New grades: Your grades don’t matter for a career, but your leadership skills do
Business leaders are pushing schools to prepare students for the working world, according to new research.
Schools need to be doing more to prepare students with skills for their future careers, rather than emphasizing grades, according to a study commissioned by Kingsley Leadership Academy. Surveying over 200 C-suite staff, the research shed light on the qualities business pros are looking for in recent graduates.
While high schools and colleges tend to focus on the importance of grades and GPAs, the study found that only 12% of hiring teams value grades when looking for a new employee. Most large companies only look at grades to see where a candidate’s expertise lies, or if they are hiring for a high-level leadership position, said the report.
While only two out of the 14 industries surveyed said they consider grade scores during the hiring process, companies did say they were more concerned with the qualities that make up a candidate. Over half of manufacturing companies and professional services firms listed leadership as the highest valued skill. Additionally, 60% of respondents selected work ethic as the most important skill, and 45% chose teamwork, according to the survey.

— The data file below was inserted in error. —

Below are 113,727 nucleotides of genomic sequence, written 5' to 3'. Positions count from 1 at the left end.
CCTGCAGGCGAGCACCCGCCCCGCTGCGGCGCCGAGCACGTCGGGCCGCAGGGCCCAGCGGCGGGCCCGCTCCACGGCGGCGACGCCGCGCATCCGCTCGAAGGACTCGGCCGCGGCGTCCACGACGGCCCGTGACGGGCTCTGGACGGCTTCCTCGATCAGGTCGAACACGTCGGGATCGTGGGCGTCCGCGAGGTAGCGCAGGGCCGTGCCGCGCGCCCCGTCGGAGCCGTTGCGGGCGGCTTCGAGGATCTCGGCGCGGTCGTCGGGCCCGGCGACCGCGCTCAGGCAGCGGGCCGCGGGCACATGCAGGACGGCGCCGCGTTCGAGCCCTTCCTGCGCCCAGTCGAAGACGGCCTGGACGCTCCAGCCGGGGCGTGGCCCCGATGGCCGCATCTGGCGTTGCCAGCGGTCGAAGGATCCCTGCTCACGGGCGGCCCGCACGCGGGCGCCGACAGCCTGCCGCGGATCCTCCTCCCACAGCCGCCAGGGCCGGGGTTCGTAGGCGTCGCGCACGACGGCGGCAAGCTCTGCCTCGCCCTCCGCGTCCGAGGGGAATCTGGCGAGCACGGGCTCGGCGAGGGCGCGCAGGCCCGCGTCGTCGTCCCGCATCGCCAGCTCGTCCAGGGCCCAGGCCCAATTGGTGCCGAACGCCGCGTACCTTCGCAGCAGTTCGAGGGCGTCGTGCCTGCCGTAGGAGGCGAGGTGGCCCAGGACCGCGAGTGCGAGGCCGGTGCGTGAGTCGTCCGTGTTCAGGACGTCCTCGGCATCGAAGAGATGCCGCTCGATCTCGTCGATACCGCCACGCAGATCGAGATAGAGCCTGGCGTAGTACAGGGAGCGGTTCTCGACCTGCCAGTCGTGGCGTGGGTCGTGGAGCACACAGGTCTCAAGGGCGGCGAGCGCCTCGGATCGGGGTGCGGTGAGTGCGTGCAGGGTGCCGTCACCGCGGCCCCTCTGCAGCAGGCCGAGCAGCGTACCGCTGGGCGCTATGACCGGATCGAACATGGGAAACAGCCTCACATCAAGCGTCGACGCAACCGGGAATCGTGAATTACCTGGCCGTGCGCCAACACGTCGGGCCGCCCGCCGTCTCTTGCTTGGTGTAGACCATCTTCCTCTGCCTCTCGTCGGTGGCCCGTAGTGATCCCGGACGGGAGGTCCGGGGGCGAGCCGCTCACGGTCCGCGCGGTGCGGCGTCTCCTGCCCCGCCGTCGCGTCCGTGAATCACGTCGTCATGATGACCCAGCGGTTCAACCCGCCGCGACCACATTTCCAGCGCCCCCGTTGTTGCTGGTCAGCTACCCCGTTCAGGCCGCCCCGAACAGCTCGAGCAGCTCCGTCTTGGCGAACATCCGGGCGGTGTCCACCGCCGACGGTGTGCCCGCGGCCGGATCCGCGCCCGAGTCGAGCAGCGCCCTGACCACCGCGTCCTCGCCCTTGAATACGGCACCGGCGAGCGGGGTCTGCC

The survey respondents pointed to schools to come up with solutions, and said that primary and secondary education should be giving students the skills they need to succeed in their future careers. Instead of placing importance on grades, institutions should instead be helping students find and pursue their individual interests, said the report.
“Over 80 per cent of large companies recognize that developing qualities of a future leader is an essential part of a child’s education,” leadership thought leader Arthur Carmazzi said in a press release. “In many ways, current school systems are outdated and not preparing children to succeed in this way; encouragingly, however, this research highlights what potential employers are looking for, and in doing so, identifies the areas where schools could be doing more to prepare children for a successful career and future.”
If leadership skills, work ethic, and teamwork can begin developing in the classroom, then candidates will be much more prepared to conquer the working world. Employment after graduation is a widespread problem for recent grads, but the process can run smoother if students are given the tools necessary to succeed.
The big takeaways for tech leaders:
- Grades aren’t nearly as important in the hiring process as leadership, work ethic, and teamwork, according to a recent report.
- If schools focused less on GPA and more on these skills, candidates will be much more prepared for and successful in the working world, which is beneficial for candidate and companies alike.